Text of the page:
The privilege is visible in the fruit of their hearts and ministry. Ked recalled the initial seeds being planted, when he and Michelle were given a prophetic word about what they were about to embark on, and that “people from all over the world are going to be coming to be a part of this ministry you’re going to be doing.” Though at the time they had no idea what that would look like, it was years later, sitting with a woman trafficked from Europe who spoke no English, that those words reverberated in his mind. It had looked entirely different than he or Michelle had expected or could have planned, but infinitely better for it.
There is no "Plan B"
It comes as no surprise to hear then, despite the difficult nature of such a ministry and its difficult beginnings, that Ked has no “Plan B,” and has never wanted to give Refuge up; the clarity of their call has been too great, and his energy for it is unmatched.
“I don’t think about the beach, I don’t think about playing golf, I don’t think about slowing down… I love what I do,” he laughed, shrugging off retirement dreams after explaining that he had no idea what else he would even do. “I feel called to do what we do, and I see a long path ahead of us for developing this.”
This long path has already been a stunning one, having acquired a national presence and now spanning seven different locations across the country. But just as their tenacity and vision grows, so does the crisis, while societal understanding remains limited.
Recently this topic surfaced in mainstream news, as Visa and Mastercard blocked the use of their credit cards on PornHub following an investigation that exposed the site’s hosting of videos involving rape, child abuse and other unlawful content. Even with this apparent win, Ked explained that this does sadly very little, as it simply redirects the demand elsewhere.
“We’re not going to end the problem,” he acknowledged that the core of these issues is one that could not be assuaged. “Sex and money drive our world,” he said, going on to explain the roots of the crisis and dispel common myths. He cited the two primary problems that perpetuate the cycle as childhood sexual abuse, and demand.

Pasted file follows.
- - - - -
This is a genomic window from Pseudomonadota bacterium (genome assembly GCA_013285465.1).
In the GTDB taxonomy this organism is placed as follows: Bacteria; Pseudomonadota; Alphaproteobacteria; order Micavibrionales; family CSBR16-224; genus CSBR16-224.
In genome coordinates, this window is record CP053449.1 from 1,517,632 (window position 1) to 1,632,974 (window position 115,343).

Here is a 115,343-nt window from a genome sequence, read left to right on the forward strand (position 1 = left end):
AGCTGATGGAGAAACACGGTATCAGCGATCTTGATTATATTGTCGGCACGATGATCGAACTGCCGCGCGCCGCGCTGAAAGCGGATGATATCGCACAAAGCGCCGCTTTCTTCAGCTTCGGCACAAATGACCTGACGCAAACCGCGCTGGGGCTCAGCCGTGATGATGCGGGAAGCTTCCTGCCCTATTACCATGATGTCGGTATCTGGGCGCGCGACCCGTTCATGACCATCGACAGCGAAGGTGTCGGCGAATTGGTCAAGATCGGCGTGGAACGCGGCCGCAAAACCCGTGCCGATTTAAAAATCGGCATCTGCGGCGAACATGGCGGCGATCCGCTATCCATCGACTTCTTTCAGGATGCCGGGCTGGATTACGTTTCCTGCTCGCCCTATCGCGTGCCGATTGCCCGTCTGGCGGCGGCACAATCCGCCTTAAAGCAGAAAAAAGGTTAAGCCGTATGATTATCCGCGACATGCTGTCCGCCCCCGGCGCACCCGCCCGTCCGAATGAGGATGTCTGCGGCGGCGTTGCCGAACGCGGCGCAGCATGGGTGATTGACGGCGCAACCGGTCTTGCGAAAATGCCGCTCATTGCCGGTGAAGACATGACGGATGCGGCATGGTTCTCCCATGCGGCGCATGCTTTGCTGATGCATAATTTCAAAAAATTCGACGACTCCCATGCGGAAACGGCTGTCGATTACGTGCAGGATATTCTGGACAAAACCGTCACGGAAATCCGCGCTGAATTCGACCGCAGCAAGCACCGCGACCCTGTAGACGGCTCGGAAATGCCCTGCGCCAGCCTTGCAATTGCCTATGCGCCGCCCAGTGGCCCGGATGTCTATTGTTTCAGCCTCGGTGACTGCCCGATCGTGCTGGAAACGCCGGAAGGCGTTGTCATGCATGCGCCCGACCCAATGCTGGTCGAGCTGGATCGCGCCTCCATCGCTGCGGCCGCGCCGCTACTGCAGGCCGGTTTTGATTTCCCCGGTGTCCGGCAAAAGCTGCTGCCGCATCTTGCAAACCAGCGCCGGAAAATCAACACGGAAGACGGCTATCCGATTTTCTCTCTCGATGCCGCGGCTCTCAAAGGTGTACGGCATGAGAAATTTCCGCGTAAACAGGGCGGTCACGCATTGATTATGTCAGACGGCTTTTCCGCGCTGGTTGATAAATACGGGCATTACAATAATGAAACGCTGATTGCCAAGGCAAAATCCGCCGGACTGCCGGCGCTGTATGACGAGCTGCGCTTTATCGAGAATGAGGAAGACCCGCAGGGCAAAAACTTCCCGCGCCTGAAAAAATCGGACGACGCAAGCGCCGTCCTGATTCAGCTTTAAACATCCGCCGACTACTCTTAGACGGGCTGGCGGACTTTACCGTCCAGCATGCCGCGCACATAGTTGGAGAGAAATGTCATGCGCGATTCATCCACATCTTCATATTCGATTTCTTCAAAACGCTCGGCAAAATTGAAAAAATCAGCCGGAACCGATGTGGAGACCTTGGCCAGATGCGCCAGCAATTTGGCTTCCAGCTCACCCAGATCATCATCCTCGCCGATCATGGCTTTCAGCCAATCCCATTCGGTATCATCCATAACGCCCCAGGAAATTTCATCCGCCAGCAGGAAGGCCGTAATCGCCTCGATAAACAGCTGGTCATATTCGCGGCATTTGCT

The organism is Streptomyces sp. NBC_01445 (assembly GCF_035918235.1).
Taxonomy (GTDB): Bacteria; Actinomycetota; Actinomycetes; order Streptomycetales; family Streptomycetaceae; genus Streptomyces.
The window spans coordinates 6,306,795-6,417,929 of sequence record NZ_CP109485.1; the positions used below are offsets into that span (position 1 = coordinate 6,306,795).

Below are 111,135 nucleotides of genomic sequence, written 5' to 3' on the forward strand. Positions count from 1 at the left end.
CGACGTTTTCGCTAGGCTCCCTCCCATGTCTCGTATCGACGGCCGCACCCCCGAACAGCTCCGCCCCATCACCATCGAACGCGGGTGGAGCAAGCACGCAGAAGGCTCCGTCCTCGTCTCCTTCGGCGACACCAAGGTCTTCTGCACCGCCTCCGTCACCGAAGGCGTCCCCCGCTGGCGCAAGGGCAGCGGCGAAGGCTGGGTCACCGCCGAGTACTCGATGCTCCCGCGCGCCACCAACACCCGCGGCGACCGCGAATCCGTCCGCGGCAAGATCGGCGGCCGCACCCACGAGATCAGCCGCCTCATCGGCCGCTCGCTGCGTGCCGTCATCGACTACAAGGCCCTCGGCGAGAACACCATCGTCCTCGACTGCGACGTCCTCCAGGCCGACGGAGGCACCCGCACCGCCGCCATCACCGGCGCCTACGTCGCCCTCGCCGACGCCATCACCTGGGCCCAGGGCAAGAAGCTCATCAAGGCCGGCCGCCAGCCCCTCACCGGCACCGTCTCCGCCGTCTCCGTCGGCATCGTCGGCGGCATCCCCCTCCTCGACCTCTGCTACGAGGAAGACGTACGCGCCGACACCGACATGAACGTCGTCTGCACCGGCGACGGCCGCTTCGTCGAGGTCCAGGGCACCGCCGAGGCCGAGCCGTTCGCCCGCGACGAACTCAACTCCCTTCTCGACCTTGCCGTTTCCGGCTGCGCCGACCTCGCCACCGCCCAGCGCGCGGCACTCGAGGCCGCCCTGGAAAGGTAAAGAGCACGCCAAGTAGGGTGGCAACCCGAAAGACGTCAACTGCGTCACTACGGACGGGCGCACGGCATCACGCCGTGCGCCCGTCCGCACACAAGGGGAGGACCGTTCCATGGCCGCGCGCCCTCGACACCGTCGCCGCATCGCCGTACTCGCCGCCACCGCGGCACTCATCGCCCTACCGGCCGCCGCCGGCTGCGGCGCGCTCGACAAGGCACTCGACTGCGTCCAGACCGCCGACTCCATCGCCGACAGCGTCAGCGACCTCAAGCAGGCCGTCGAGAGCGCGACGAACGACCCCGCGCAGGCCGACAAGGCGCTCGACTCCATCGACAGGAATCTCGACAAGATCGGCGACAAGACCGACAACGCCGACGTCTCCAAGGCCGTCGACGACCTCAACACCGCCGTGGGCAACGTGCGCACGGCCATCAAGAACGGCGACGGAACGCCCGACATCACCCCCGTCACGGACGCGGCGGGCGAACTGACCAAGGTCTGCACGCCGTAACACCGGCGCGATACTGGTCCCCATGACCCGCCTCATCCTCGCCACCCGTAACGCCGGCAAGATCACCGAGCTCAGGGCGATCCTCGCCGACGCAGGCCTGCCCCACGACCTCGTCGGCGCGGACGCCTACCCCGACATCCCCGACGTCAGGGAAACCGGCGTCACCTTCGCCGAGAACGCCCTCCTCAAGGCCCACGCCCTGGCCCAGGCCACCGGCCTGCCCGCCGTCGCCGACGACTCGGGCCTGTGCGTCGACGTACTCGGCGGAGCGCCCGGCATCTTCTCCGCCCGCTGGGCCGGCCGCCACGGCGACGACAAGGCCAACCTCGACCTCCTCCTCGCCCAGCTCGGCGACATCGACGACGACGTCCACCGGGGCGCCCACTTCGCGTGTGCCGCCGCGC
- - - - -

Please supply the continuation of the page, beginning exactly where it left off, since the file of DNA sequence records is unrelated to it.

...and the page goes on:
“Every single woman we’ve served in 11 years, her world started collapsing when she started experiencing sexual trauma at a very early age and did not have support to be able to process the trauma she was going through,” Ked said.
He talked through how this trauma and pain and need becomes cyclical, often trapping women in their own circumstances. “When people are desperate, they do what they have to do to survive,” and it’s a truth he’s witnessed — and helped many overcome — firsthand.
Consequently, he also confronted the myth that sex work is empowering, that there’s a version of it that isn’t harmful, or that this world is something women genuinely choose. Given his experience in seeing the reasons women enter this industry, the addictions it fosters, and the ceaseless demand, he is too familiar with the realities of the industry’s vicious cycle. These realities strengthen his call to the work of Refuge, knowing as the problem only grows, so must the solution.
A creative solution
At the moment, a new and growing phase of that solution is the Survivor Made program, where women work and learn skills as they go through the Refuge program. The products available for purchase include quality leather goods, accessories, candles and gift sets.
“We want to continue to expand the job opportunities that we have for the residents,” Ked explained their heart behind this development, noting a hope for majorly expanding this resource or getting into boutiques in 2021.
With unmatched heart and trailblazing skill, these efforts and Ked and Michelle’s ministry will surely only continue to educate their community, offer solutions and bring redemption to more and more women. What began with a call, open hearts, and a willingness to take a risk has transformed innumerable lives, with no signs of slowing down.